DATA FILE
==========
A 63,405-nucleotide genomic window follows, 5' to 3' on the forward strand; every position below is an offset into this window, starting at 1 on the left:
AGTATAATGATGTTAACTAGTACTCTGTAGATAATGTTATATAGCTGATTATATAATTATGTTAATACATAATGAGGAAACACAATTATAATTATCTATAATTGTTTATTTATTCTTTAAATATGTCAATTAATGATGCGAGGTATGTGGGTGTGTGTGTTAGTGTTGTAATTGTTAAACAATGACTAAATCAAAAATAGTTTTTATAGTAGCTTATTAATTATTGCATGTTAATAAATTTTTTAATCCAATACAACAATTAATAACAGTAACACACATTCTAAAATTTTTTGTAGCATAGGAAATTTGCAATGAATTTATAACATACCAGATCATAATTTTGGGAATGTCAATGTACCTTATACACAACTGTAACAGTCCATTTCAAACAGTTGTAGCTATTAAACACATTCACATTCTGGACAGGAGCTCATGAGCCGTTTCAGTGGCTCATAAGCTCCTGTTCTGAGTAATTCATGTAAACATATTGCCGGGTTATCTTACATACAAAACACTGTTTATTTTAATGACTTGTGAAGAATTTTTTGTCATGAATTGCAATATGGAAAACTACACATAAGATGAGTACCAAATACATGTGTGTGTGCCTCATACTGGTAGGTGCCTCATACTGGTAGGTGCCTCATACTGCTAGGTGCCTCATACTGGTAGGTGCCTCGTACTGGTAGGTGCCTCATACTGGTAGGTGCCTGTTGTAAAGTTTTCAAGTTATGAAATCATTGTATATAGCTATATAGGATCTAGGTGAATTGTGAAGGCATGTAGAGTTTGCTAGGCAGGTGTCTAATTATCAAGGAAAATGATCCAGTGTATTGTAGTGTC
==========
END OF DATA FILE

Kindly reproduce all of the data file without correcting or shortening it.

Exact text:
A 63,405-nucleotide genomic window follows, 5' to 3' on the forward strand; every position below is an offset into this window, starting at 1 on the left:
AGTATAATGATGTTAACTAGTACTCTGTAGATAATGTTATATAGCTGATTATATAATTATGTTAATACATAATGAGGAAACACAATTATAATTATCTATAATTGTTTATTTATTCTTTAAATATGTCAATTAATGATGCGAGGTATGTGGGTGTGTGTGTTAGTGTTGTAATTGTTAAACAATGACTAAATCAAAAATAGTTTTTATAGTAGCTTATTAATTATTGCATGTTAATAAATTTTTTAATCCAATACAACAATTAATAACAGTAACACACATTCTAAAATTTTTTGTAGCATAGGAAATTTGCAATGAATTTATAACATACCAGATCATAATTTTGGGAATGTCAATGTACCTTATACACAACTGTAACAGTCCATTTCAAACAGTTGTAGCTATTAAACACATTCACATTCTGGACAGGAGCTCATGAGCCGTTTCAGTGGCTCATAAGCTCCTGTTCTGAGTAATTCATGTAAACATATTGCCGGGTTATCTTACATACAAAACACTGTTTATTTTAATGACTTGTGAAGAATTTTTTGTCATGAATTGCAATATGGAAAACTACACATAAGATGAGTACCAAATACATGTGTGTGTGCCTCATACTGGTAGGTGCCTCATACTGGTAGGTGCCTCATACTGCTAGGTGCCTCATACTGGTAGGTGCCTCGTACTGGTAGGTGCCTCATACTGGTAGGTGCCTGTTGTAAAGTTTTCAAGTTATGAAATCATTGTATATAGCTATATAGGATCTAGGTGAATTGTGAAGGCATGTAGAGTTTGCTAGGCAGGTGTCTAATTATCAAGGAAAATGATCCAGTGTATTGTAGTGTC